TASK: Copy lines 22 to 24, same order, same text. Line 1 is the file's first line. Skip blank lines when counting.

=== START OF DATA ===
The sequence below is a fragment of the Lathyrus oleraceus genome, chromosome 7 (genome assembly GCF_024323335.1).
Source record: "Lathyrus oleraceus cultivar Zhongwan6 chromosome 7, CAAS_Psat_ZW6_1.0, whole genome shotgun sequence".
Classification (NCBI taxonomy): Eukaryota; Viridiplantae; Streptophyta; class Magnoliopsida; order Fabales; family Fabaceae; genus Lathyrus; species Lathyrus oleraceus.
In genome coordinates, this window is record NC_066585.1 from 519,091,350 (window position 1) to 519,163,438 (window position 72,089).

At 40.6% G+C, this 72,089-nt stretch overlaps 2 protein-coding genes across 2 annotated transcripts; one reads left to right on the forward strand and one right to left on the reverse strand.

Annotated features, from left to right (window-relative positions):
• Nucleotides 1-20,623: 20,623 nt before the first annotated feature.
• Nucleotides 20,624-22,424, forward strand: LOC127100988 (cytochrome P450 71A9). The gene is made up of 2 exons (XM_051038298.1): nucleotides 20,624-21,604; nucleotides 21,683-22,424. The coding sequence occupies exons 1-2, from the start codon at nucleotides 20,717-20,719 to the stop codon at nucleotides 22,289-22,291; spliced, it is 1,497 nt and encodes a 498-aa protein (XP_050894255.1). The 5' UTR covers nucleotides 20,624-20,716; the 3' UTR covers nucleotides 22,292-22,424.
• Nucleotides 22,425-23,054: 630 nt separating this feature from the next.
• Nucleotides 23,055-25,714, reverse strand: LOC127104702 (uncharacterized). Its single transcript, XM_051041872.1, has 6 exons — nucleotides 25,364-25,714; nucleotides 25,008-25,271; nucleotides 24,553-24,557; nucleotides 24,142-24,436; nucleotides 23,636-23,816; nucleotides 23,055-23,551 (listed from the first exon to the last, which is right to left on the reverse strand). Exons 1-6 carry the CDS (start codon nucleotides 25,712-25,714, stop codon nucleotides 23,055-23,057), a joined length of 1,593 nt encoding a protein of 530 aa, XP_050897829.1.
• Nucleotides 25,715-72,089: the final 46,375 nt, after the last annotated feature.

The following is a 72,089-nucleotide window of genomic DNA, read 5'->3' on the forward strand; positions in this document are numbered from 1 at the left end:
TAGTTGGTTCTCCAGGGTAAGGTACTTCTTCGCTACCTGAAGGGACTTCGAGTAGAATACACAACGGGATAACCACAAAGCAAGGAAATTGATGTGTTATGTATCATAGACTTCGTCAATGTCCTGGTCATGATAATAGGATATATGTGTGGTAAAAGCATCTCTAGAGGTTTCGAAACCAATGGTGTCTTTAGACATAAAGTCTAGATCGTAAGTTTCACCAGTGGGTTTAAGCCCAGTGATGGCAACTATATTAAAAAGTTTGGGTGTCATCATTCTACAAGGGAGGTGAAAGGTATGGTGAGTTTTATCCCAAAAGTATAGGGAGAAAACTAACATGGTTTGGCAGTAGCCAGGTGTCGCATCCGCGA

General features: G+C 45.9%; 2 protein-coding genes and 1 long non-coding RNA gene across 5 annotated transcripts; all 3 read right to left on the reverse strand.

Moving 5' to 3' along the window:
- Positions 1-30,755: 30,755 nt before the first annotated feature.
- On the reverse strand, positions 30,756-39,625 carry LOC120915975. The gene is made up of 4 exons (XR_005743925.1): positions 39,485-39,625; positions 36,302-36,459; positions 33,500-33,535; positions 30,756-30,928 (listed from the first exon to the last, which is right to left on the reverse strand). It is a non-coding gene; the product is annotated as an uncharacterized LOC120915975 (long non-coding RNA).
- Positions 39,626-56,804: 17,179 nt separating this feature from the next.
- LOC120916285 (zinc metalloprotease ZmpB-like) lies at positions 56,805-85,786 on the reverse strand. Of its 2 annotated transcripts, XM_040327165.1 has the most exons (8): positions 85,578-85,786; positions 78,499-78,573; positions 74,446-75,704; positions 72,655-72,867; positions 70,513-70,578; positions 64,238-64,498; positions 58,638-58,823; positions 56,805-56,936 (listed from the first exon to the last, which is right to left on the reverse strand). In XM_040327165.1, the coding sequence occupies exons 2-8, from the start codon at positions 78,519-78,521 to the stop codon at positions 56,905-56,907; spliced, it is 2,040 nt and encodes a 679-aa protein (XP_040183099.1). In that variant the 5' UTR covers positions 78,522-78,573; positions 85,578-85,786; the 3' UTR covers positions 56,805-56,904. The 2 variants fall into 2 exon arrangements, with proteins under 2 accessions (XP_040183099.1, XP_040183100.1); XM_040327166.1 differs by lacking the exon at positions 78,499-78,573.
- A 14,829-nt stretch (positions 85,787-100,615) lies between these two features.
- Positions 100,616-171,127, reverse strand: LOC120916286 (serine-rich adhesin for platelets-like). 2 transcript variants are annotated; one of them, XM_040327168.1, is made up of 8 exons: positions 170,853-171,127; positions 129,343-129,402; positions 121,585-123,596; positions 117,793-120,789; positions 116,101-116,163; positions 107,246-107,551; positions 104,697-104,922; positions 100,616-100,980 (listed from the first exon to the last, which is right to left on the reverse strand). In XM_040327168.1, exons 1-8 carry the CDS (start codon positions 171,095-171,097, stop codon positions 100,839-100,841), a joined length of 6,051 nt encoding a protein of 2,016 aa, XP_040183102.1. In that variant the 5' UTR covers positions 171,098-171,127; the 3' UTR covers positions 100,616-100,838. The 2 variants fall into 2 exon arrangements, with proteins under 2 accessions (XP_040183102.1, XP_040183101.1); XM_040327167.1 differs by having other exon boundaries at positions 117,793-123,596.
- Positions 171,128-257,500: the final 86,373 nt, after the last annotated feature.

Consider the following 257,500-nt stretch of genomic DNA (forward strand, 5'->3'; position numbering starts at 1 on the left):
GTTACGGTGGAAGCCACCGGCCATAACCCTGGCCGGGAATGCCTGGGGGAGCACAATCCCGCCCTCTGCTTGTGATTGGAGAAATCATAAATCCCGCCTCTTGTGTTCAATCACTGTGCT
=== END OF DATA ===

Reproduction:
- Positions 171,128-257,500: the final 86,373 nt, after the last annotated feature.

Consider the following 257,500-nt stretch of genomic DNA (forward strand, 5'->3'; position numbering starts at 1 on the left):
GTTACGGTGGAAGCCACCGGCCATAACCCTGGCCGGGAATGCCTGGGGGAGCACAATCCCGCCCTCTGCTTGTGATTGGAGAAATCATAAATCCCGCCTCTTGTGTTCAATCACTGTGCT